Aug. 20, 2018
Caring for the Caregivers
The concept and field of caregiving has expanded as the demands on the healthcare system have increased. In today’s world, caregiving is provided by a diverse range of individuals — professional and nonprofessional — who either through necessity or interest in the quality of life and health have taken on the responsibility as a family or friend caregiver. However, balancing other competing demands takes its toll on that caregiver. Here are how some in the Faculty of Nursing community are trying to make it better for today’s caregiver.
Web series allows caregivers to share stories, in their own words
January 2018 marked the launch of the website Stories for Caregivers, developed by TELUS Fund. One of the three series featured on the site — Being There: Helping Caregivers See Their Place in the Story — was hosted and directed by nursing doctoral student and health narrative specialist Mike Lang, MSc’15, and produced by local production company Roadwest Pictures. In each episode, Lang works with a different caregiver to create a short digital story about their journey caring for someone with a critical illness or injury. These stories are screened and discussed with their family, friends and colleagues, resulting in organic conversations that help the audience understand what it means to be a caregiver.
“In Canada, we have about eight million active caregivers, most of whom are unrecognized and unpaid, and this number is expected to double within 30 years,” says Lang, whose PhD research focuses on digital storytelling in a health-care setting. “We need to do more to support these caregivers who are invaluable to our system.
“In health care, we are very good at providing people facts and knowledge about illness or injury, but what we are not so good at is helping people learn how to live well despite what has happened to them,” says Lang. “Stories allow us to draw wisdom from other people’s lives and apply it to our own. They can teach us how to live well in the midst of challenging health-care experiences.”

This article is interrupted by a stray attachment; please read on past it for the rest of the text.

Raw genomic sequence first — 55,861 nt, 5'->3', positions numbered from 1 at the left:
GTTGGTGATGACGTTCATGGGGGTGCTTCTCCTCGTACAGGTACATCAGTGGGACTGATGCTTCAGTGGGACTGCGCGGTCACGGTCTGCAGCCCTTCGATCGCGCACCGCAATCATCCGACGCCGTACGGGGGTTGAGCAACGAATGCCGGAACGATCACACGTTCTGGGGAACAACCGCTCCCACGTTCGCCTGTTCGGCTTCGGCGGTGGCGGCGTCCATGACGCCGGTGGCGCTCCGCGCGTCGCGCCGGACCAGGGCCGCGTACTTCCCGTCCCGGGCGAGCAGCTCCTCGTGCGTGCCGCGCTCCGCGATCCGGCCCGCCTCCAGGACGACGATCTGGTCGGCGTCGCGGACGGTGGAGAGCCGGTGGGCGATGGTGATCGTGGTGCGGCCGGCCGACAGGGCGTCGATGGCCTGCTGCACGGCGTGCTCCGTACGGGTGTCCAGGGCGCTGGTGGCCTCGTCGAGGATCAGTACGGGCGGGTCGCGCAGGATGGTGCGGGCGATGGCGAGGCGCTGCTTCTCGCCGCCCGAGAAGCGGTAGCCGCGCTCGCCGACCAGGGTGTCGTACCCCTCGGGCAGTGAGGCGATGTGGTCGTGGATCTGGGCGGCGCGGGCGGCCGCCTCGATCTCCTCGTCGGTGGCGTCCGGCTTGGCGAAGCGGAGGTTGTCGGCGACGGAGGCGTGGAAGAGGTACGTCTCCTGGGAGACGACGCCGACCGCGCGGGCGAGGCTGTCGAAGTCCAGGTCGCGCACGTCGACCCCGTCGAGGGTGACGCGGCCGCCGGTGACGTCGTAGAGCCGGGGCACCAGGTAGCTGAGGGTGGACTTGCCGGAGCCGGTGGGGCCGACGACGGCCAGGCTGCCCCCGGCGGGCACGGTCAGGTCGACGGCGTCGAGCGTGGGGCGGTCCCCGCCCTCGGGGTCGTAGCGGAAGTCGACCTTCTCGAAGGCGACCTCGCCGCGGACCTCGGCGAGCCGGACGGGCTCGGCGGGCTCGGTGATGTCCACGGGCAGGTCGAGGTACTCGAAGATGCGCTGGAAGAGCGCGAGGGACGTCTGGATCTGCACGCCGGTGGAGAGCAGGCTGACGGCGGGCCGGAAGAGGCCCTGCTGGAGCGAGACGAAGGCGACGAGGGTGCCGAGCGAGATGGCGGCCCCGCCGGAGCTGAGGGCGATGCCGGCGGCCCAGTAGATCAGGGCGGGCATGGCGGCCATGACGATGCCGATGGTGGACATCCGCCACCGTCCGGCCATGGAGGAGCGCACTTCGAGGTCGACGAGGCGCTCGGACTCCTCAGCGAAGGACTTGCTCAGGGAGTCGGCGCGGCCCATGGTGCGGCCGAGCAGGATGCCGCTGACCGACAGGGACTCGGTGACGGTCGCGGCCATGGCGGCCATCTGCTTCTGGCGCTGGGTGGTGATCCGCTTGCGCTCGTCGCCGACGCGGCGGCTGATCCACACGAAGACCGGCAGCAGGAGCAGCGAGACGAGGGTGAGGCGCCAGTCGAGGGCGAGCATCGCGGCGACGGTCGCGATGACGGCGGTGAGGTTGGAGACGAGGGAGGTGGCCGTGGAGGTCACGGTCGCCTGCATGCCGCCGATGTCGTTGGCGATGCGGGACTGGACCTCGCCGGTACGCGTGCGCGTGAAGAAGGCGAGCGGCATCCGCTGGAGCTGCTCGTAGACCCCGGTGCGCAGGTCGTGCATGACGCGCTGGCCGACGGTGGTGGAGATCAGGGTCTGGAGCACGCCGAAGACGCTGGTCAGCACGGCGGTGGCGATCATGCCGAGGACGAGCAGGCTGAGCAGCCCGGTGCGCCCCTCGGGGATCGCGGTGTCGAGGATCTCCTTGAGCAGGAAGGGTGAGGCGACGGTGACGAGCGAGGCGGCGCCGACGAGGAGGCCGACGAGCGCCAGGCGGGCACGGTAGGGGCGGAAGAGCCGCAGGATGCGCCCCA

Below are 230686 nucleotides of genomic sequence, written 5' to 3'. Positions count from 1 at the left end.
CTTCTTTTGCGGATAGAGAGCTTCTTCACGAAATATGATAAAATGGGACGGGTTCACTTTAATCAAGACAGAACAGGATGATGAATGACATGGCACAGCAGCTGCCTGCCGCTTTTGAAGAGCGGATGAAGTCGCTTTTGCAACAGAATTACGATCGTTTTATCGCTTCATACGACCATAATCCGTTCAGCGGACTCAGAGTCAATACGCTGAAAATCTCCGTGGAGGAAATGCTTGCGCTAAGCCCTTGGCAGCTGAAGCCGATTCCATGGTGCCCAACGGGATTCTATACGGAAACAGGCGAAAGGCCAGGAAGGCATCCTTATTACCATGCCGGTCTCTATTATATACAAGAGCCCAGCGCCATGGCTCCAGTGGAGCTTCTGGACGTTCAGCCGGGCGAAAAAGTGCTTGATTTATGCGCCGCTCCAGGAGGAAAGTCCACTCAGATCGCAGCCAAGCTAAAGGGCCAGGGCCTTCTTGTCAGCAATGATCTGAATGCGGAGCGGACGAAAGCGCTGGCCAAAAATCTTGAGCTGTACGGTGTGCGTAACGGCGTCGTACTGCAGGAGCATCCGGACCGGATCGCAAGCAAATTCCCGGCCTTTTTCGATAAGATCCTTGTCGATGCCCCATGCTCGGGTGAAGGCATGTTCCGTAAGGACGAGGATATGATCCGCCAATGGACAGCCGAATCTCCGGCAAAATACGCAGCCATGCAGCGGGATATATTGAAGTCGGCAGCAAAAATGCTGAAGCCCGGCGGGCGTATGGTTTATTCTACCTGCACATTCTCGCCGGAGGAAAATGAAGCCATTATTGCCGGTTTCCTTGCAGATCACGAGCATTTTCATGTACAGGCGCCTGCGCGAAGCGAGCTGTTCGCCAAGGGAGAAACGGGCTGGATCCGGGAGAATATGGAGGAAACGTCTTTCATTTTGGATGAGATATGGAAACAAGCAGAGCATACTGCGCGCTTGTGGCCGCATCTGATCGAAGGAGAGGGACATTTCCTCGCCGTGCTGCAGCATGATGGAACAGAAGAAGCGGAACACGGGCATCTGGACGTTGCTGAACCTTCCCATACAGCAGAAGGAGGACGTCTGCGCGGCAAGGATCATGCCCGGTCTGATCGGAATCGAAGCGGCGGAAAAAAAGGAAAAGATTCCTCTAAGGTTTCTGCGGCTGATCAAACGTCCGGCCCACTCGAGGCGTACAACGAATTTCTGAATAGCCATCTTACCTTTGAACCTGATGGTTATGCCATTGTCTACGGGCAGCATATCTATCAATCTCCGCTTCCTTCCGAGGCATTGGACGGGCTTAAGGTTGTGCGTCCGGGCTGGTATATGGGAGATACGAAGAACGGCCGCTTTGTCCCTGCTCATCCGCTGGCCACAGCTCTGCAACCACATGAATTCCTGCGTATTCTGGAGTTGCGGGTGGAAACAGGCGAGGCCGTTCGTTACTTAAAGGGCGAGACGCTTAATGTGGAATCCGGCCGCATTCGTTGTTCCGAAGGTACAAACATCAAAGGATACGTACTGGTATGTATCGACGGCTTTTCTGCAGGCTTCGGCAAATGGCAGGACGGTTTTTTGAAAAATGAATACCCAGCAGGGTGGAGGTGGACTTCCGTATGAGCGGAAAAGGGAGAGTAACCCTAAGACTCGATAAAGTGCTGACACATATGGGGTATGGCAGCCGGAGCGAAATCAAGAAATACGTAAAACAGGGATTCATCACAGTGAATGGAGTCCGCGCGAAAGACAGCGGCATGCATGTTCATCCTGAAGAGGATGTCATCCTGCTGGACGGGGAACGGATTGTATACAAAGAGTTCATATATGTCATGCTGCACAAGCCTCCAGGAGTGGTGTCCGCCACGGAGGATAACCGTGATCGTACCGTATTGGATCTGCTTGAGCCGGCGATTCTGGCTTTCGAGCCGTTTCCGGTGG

Lang’s doctoral supervisor, Catherine Laing, BN’98, MN’08, PhD’13, whose program of research includes the therapeutic benefits of digital storytelling on paediatric and young adolescent patients affected by cancer, agrees that stories can be of huge benefit to everyone.
“This creative way to address any kind of health journey allows both a patient or former patient, their families and the health-care professional insight into how illness has affected them. Mike’s exploration with digital storytelling for caregivers will help others as they walk the same path.”
Courtesy of Redpoint Media/Jared Sych
DOME course helps caregivers of dementia patients practice mindfulness
Mindfulness is key when caregiving for dementia patients, says clinical nurse specialist Loralee Fox, MN’09, who currently works for Alberta Health Services in specialized geriatric services at the Foothills Medical Centre.
“It’s about looking at ourselves and what we’re bringing into the picture as a caregiver, whether that be as a care partner or formal caregiver,” says Fox. She completed her Masters in Nursing at the University of Calgary with a focus on gerontology, specifically dementia. Her work focuses on person-centered care of those cognitively impaired with expertise on the nonpharmacological management of behaviours.
“We contribute through our own body posture, tone, language, our own responses and understanding of what is going on in the person with dementia,” she says. Last year, Fox, along with nurse practitioner and UCalgary nursing instructor Kimberly Shapkin, started co-teaching a new course aimed at caregivers and individuals working with dementia patients. DOME (Dementia Opportunities for Mindfulness Education) was first offered as a six-week course in fall 2017. Fox says participants in that first session ranged from formal caregivers, volunteer and paid caregivers to nursing homecare providers and family and friends of loved ones with dementia. Topics included everything from communication strategies and importance of self-care to mindfulness tactics.
“With small steps, we can shift from tragedy and suffering,” she says, “to healthy families and caregivers and communities that can do more to support, regardless of where they are living, so they can live with the disease rather than suffer through it.”